The first action under authority of Executive Order 9066 was the expulsion of the entire Japanese American community from Terminal Island (San Pedro Bay, Los Angeles County) on February 25-27. Armed soldiers marched into the old fishing village and ordered every person of Japanese ancestry, including native-born Americans, to leave their homes within 48 hours. The majority of Terminal Island residents were United States citizens, but they were evicted without legal recourse of any kind. The eviction was especially harsh because most of the men had been arrested earlier by the FBI and the move had to made almost entirely by women and children. The government made no provisions for alternative housing, and some 2,000 Japanese Americans became displaced persons.
On March 2, DeWitt declared the western halves of California, Oregon, and Washington plus the southern half of Arizona as "Military Area #1," and announced his intention to remove every person of Japanese ancestry therefrom. Japanese Americans were urged to "voluntarily" give up their homes and jobs before they were forcibly expelled by the army. A total of 10,312 Japanese Americans hurriedly left the proscribed areas, with 4,310 moving to the eastern side of California, which was then a "free zone."
On March 11, DeWitt created the Wartime Civil Control Administration (WCCA) as a sub-unit of the Western Defense Command and appointed Colonel Karl R. Bendetsen as the military director responsible for implementation of the expulsion and detention program. In the meantime, Congress passed Public Law 77-503 on March 21 which made it a federal offense for a civilian to disobey a military order issued under authority of Executive Order 9066.
On March 24, all Japanese Americans on Bainbridge Island, Washington were ordered to report for imprisonment under "Civilian Exclusion Order #1." Subsequently, "Civilian Exclusion Order #2" issued on March 30 applied to the Long Beach-San Pedro area in California. Eventually, 108 separate "Civilian Exclusion Orders" were issued, each applying to a different locale in Arizona, California, Oregon, and Washington. Japanese Americans were directed to bring only what they could carry in their hands and turn themselves in at a "Civil Control Station" near their homes. Upon reporting, they were registered, numbered, tagged with shipping labels, and placed aboard buses, trains, and trucks under armed guard for transportation to one of the 15 Temporary Detention Camps. From that point on, Japanese Americans became prisoners of their own country. On arrival at the camps, they were forced to submit to body and baggage searches, fingerprinting, and long interrogations about their background.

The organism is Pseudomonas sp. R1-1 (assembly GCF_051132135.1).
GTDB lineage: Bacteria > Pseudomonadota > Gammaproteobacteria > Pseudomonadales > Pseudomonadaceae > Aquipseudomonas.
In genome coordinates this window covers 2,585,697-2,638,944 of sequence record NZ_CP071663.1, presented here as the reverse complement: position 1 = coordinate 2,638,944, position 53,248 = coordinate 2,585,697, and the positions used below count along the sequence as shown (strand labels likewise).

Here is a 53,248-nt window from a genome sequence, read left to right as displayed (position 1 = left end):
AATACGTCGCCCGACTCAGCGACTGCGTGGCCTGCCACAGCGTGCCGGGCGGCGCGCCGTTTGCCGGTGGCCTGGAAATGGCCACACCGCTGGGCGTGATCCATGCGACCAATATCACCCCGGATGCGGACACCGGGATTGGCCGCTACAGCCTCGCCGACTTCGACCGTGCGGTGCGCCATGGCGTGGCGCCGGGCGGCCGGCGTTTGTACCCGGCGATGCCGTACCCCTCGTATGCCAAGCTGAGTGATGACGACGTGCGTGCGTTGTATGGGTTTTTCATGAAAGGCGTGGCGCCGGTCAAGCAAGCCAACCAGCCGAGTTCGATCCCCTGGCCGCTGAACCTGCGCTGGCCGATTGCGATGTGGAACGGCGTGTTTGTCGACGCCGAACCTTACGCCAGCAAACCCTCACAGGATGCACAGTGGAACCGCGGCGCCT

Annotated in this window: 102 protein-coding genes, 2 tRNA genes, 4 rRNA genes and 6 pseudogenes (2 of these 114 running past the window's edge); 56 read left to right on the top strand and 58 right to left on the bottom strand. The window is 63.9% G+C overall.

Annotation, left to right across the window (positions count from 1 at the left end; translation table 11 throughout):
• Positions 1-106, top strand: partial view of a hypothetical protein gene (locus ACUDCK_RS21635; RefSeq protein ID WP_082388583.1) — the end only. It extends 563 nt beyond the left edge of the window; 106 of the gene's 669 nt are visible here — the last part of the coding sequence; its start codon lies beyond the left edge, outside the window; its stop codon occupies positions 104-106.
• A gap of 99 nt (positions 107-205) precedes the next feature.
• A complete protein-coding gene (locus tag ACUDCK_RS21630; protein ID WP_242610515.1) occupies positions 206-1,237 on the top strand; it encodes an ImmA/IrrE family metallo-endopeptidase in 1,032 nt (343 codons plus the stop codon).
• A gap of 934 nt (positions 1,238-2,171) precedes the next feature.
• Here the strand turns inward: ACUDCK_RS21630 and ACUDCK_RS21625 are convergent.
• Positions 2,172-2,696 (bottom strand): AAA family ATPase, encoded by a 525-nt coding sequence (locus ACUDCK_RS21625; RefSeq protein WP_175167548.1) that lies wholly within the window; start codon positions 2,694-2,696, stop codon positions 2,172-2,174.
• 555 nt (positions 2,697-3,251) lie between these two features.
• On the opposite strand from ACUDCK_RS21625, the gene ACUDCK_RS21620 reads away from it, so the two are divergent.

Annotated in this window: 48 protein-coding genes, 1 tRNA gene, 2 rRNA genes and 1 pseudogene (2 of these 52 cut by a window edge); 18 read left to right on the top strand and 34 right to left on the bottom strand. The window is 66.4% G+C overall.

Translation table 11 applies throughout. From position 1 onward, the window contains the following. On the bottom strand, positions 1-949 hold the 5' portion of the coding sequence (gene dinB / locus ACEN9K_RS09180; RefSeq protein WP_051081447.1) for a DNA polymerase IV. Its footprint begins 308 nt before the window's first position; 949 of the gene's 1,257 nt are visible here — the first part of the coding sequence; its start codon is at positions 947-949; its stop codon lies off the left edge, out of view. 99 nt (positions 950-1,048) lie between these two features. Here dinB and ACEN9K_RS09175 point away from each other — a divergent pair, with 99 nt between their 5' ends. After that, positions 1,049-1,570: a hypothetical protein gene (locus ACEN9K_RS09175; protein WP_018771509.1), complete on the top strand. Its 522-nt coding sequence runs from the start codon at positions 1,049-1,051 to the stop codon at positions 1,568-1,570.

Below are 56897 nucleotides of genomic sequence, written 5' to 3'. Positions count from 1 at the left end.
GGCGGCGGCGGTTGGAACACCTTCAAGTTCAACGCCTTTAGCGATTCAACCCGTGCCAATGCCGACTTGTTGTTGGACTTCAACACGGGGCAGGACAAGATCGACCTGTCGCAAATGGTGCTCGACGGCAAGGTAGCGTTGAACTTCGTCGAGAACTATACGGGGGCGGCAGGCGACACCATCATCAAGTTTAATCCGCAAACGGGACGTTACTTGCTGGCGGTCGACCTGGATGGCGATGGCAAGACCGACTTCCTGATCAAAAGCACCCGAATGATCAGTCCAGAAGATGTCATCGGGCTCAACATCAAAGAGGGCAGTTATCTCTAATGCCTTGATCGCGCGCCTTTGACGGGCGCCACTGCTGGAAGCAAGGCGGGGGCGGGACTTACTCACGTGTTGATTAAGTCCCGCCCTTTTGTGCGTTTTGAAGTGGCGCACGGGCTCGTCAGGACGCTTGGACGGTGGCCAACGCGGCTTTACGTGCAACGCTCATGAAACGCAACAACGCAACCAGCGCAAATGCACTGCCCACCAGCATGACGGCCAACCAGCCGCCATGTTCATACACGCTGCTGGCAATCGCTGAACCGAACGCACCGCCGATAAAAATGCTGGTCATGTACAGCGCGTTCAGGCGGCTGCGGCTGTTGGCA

Japanese Americans were imprisoned on the basis of ancestry alone. There was no evidence they had done anything illegal or were dangerous in any way. Native-born Americans were locked up without charges or trial and in complete disregard for their constitutional rights.
DeWitt gave the rationale of "military necessity" to protect the West Coast against sabotage in case of invasion, but such a claim was contrary to the actual U.S. Army "estimate of the situation" which concluded that an invasion of the West Coast was extremely unlikely. The claim was also inconsistent with the fact that Japanese Americans in Hawaii were not similarly incarcerated en masse. Hawaii was the site of the Pearl Harbor attack, some 3,000 miles closer to the enemy, and in far greater danger of invasion. There were 159,534 Japanese Americans in Hawaii, comprising 34.2% of the population, but Lt. General Delos Emmons, the military commander in Hawaii, decided that "military necessity" there required the Japanese Americans to remain free and help in the war effort.
The "military necessity" excuse was further contradicted by the fact that babies, children, bedridden old people, blind or paralyzed persons people incapable of committing acts of sabotage or espionage were also incarcerated. Even orphans in institutions and children adopted by White families were imprisoned if they had any Japanese ancestry at all.